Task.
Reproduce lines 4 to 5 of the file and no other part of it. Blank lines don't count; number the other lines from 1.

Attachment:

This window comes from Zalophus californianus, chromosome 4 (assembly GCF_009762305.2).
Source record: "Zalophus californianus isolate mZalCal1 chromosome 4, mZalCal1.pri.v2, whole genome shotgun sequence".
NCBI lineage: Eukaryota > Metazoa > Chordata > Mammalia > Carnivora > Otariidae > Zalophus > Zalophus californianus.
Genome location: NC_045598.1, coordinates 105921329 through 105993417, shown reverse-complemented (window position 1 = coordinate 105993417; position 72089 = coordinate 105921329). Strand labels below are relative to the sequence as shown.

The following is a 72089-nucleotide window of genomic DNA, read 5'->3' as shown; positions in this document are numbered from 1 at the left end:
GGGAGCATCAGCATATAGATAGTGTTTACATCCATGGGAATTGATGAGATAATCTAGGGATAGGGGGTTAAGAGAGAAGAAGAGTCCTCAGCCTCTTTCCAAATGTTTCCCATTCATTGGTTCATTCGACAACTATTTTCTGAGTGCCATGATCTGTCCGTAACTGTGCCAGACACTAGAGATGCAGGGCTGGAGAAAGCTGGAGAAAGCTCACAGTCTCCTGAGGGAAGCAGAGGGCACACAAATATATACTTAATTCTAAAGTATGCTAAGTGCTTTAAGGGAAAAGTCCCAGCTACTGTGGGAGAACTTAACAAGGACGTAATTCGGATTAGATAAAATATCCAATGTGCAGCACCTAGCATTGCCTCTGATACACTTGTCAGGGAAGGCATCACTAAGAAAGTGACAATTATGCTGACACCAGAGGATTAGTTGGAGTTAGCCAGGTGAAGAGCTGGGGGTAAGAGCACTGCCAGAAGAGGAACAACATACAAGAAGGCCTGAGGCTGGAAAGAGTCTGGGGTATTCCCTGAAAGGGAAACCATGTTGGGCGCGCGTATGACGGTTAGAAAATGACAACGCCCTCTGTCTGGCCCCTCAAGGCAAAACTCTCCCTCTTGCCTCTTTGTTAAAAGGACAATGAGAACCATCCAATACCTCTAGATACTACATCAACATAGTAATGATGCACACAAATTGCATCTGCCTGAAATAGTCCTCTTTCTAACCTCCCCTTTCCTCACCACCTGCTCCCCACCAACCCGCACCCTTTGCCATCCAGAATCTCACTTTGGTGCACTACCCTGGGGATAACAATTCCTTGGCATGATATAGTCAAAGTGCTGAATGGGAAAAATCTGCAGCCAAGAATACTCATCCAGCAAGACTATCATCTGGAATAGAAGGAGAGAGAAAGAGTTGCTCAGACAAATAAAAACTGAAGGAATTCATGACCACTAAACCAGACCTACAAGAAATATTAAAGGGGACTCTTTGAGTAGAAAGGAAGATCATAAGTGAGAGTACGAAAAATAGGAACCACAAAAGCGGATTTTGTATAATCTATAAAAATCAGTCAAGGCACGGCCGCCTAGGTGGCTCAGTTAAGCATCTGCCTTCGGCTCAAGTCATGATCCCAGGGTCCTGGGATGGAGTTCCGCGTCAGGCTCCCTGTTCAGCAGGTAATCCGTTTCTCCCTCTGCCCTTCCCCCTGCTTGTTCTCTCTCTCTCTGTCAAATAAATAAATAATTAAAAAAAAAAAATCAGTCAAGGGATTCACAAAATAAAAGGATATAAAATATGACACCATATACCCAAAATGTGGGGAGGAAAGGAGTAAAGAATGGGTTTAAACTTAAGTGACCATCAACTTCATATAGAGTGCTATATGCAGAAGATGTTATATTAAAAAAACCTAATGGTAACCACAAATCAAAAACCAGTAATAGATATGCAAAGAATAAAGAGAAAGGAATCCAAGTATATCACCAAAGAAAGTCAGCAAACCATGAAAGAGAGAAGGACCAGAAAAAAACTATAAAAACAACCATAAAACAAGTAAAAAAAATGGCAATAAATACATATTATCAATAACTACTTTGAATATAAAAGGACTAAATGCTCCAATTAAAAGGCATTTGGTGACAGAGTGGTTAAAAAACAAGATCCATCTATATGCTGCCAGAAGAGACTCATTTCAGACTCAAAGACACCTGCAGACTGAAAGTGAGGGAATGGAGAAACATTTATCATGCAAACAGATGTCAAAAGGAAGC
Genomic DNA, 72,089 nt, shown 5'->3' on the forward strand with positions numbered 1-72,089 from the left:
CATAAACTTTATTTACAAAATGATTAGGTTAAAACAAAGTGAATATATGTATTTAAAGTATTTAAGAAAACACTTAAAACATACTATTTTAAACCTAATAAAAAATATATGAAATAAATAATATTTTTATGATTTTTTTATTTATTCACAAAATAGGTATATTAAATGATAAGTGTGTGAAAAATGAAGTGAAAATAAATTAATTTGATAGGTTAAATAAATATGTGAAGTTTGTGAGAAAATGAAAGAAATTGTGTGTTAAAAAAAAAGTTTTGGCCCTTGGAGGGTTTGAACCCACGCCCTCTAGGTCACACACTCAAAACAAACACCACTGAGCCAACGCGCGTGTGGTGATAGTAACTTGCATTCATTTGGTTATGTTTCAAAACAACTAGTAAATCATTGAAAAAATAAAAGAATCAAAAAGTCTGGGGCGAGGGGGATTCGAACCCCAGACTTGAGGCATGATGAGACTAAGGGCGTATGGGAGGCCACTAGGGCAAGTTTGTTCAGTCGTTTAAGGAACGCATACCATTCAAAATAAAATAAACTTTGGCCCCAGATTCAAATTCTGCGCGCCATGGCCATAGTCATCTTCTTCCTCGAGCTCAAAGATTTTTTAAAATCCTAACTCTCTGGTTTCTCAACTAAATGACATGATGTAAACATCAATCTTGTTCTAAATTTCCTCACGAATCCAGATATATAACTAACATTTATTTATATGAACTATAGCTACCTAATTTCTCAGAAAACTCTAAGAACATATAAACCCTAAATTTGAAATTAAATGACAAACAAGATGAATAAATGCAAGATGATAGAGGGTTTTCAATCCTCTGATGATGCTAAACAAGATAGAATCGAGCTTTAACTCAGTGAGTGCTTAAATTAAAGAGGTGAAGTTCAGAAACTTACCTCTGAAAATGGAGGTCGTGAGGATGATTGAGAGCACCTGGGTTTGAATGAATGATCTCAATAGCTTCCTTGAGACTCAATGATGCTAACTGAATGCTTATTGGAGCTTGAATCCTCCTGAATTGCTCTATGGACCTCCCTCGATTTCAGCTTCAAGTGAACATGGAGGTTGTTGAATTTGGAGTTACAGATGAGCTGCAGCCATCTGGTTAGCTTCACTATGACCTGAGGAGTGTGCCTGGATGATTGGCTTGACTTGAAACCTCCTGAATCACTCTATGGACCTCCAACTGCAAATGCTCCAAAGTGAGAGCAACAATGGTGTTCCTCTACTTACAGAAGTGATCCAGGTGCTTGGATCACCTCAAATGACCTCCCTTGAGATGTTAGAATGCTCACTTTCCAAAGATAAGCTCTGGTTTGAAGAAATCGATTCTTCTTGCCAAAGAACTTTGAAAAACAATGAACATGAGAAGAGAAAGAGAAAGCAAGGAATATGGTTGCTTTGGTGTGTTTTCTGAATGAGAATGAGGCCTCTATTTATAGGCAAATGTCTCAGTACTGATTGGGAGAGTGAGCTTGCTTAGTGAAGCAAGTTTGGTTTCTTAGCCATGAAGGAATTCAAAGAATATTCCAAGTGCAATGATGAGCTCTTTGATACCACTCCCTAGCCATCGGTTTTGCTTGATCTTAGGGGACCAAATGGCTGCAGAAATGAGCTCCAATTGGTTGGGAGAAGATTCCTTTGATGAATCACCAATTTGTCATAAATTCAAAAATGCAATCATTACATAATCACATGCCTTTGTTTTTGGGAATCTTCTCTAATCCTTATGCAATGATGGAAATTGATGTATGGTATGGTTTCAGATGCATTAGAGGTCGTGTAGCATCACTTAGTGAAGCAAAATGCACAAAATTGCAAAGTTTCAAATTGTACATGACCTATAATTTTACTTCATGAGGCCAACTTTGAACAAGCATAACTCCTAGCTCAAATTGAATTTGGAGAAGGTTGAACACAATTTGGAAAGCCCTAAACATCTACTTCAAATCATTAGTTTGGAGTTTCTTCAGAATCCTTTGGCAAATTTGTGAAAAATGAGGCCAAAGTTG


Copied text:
Genome location: NC_045598.1, coordinates 105921329 through 105993417, shown reverse-complemented (window position 1 = coordinate 105993417; position 72089 = coordinate 105921329). Strand labels below are relative to the sequence as shown.

The following is a 72089-nucleotide window of genomic DNA, read 5'->3' as shown; positions in this document are numbered from 1 at the left end: